Geriatric PatientsThere is limited experience with sodium oxybate and no experience with XYWAV in the elderly. Results from a pharmacokinetic study (n=20) in another studied population indicate that the pharmacokinetic characteristics of GHB are consistent among younger (ages 48 to 64 years) and older (ages 65 to 75 years) adults. Pediatric PatientsThe pharmacokinetics of XYWAV has not been directly evaluated in pediatric patients.The pharmacokinetics of sodium oxybate was evaluated in pediatric patients aged 7 to 17 years and demonstrated similar PK properties as adults. A population pharmacokinetic model was developed with sodium oxybate data from pediatric and adult patients and healthy volunteers and with XYWAV data from healthy adult volunteers. The population PK model analyses demonstrate that body weight is the major intrinsic factor affecting GHB pharmacokinetics following sodium oxybate or XYWAV dosing. Additionally, XYWAV has similar PK characteristics (more than dose proportionality) as sodium oxybate in pediatric patients, supporting the same dose regimen as sodium oxybate and 1-to-1 dose switch from sodium oxybate to XYWAV in pediatric patients.Male and Female PatientsIn a study of 18 female and 18 male healthy adult volunteers, no gender differences were detected in the pharmacokinetics of GHB following a single Xyrem oral dose of 4.5 g.Racial or Ethnic GroupsThere are insufficient data to evaluate any pharmacokinetic differences among races.Patients with Renal ImpairmentNo pharmacokinetic study in patients with renal impairment has been conducted.Patients with Hepatic ImpairmentThe pharmacokinetics of GHB in 16 cirrhotic patients, half without ascites (Child’s Class A) and half with ascites (Child’s Class C), were compared to the kinetics in 8 subjects with normal hepatic function after a single sodium oxybate oral dose of 25 mg/kg. AUC values were double in the cirrhotic patients, with apparent oral clearance reduced from 9.1 mL/min/kg in healthy adults to 4.5 and 4.1 mL/min/kg in Class A and Class C patients, respectively. Elimination half-life was significantly longer in Class C and Class A patients than in control patients (mean t1/2 of 59 and 32 minutes, respectively, versus 22 minutes). The starting dose of XYWAV should be reduced in patients with hepatic impairment [see Dosage and Administration (2.5) and Use in Specific Populations (8.6)].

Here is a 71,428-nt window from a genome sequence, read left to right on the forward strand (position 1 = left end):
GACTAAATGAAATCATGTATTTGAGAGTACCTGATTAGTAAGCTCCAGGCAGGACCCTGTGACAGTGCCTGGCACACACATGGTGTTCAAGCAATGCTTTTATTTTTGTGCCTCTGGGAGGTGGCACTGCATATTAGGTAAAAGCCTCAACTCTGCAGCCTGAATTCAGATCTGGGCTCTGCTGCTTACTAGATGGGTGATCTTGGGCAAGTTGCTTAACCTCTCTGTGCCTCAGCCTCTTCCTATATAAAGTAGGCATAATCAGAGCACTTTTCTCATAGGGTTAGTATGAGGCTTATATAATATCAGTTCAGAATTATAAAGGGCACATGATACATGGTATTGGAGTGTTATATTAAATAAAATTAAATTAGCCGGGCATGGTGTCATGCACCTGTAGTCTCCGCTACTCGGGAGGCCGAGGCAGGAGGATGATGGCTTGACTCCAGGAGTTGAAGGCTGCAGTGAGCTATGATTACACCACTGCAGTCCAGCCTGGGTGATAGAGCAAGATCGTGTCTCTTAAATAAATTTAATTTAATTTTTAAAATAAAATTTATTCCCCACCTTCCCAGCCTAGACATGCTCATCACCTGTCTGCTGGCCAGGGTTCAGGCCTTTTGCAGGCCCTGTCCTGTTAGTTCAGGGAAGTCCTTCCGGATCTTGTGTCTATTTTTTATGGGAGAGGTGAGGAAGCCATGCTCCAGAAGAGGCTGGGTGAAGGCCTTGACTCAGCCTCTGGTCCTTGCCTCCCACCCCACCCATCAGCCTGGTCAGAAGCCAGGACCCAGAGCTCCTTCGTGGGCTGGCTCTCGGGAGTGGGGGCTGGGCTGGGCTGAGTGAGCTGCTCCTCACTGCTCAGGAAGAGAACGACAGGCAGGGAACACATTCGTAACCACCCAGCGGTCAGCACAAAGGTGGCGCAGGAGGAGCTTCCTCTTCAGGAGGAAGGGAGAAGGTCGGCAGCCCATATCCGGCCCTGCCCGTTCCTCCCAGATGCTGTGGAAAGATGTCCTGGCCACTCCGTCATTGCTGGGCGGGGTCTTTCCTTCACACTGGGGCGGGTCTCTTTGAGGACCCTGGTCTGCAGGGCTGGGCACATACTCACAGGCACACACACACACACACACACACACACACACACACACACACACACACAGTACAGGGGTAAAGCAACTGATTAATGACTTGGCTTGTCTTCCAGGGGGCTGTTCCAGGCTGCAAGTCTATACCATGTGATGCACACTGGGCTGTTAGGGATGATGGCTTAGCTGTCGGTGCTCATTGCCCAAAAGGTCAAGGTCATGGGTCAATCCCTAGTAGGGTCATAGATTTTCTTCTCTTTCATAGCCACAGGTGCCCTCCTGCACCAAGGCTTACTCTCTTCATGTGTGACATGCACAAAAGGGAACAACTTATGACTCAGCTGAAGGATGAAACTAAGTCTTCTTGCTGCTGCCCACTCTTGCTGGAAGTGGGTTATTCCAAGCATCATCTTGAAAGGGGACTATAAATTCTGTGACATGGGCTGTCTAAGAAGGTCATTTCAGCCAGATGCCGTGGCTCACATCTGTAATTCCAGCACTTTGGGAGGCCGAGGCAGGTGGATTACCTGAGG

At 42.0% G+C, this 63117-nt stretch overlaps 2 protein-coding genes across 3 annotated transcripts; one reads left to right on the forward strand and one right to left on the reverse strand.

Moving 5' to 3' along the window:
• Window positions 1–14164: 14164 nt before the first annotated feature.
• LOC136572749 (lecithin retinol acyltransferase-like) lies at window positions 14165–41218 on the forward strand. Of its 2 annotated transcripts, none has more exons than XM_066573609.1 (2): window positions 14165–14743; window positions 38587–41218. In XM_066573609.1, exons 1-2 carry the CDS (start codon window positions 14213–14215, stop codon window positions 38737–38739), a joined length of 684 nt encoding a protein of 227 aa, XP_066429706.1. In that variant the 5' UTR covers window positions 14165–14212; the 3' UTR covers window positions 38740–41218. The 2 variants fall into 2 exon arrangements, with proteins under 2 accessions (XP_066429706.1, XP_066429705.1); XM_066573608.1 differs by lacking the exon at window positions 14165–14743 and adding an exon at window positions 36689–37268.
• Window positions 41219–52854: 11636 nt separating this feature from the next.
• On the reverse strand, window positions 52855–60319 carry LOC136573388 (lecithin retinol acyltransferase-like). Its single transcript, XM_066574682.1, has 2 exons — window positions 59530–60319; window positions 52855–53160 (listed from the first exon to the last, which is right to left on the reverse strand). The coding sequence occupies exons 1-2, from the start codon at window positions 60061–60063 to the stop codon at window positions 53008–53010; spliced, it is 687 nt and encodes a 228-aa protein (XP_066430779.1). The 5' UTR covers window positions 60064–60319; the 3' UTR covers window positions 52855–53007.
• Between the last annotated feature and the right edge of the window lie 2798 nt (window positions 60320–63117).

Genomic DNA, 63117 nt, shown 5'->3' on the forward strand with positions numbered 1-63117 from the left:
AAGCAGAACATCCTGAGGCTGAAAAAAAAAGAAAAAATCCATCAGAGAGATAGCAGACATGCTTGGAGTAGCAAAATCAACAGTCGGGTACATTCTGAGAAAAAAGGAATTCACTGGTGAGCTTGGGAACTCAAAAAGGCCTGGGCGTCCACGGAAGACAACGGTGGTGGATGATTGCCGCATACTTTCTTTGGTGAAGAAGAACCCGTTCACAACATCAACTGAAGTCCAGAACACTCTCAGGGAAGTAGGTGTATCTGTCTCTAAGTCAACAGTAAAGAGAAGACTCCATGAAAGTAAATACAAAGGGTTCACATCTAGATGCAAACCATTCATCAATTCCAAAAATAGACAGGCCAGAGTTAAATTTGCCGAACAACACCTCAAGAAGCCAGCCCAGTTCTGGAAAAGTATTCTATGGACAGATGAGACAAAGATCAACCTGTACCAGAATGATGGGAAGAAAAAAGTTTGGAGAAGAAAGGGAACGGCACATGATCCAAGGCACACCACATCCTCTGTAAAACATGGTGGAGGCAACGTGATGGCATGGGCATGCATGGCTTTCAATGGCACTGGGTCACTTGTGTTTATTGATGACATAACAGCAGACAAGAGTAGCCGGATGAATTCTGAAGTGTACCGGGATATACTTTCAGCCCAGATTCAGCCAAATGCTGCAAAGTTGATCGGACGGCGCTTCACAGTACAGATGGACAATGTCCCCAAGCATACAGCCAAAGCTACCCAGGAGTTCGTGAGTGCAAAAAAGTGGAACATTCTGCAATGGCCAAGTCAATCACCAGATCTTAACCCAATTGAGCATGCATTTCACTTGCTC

Drug Interactions Studies
- Studies in vitro with pooled human liver microsomes indicate that sodium oxybate does not significantly inhibit the activities of the human isoenzymes CYP1A2, CYP2C9, CYP2C19, CYP2D6, CYP2E1, or CYP3A up to the concentration of 3 mM (378 mcg/mL), a level considerably higher than levels achieved with recommended doses.Drug interaction studies in healthy adults (age 18 to 50 years) were conducted with sodium oxybate and divalproex sodium, diclofenac, and ibuprofen. •Divalproex sodium: Co-administration of sodium oxybate (6 g per day as two equal doses of 3 grams dosed four hours apart) with divalproex sodium (valproic acid, 1250 mg per day) increased mean systemic exposure to GHB as shown by AUC by approximately 25% (AUC ratio range of 0.8 to 1.7), while Cmax was comparable. Co-administration did not appear to affect the pharmacokinetics of valproic acid. A greater impairment on some tests of attention and working memory was observed with co-administration of both drugs than with either drug alone [see Drug Interactions (7.2) and Dosage and Administration (2.6)]. •Diclofenac: Co-administration of sodium oxybate (6 g per day as two equal doses of 3 grams dosed four hours apart) with diclofenac (50 mg/dose twice per day) showed no significant differences in systemic exposure to GHB. Co-administration did not appear to affect the pharmacokinetics of diclofenac. •Ibuprofen: Co-administration of sodium oxybate (6 g per day as two equal doses of 3 grams dosed four hours apart) with ibuprofen (800 mg/dose four times per day also dosed four hours apart) resulted in comparable systemic exposure to GHB as shown by plasma Cmax and AUC values. Co-administration did not affect the pharmacokinetics of ibuprofen.Drug interaction studies in healthy adults demonstrated no pharmacokinetic interactions between sodium oxybate and protriptyline hydrochloride, zolpidem tartrate, and modafinil. Also, there were no pharmacokinetic interactions with the alcohol dehydrogenase inhibitor fomepizole. However, pharmacodynamic interactions with these drugs cannot be ruled out. Alteration of gastric pH with omeprazole produced no significant change in the pharmacokinetics of GHB. In addition, drug interaction studies in healthy adults demonstrated no pharmacokinetic or clinically significant pharmacodynamic interactions between sodium oxybate and duloxetine HCl.
13.1 Carcinogenesis, Mutagenesis, Impairment Of Fertility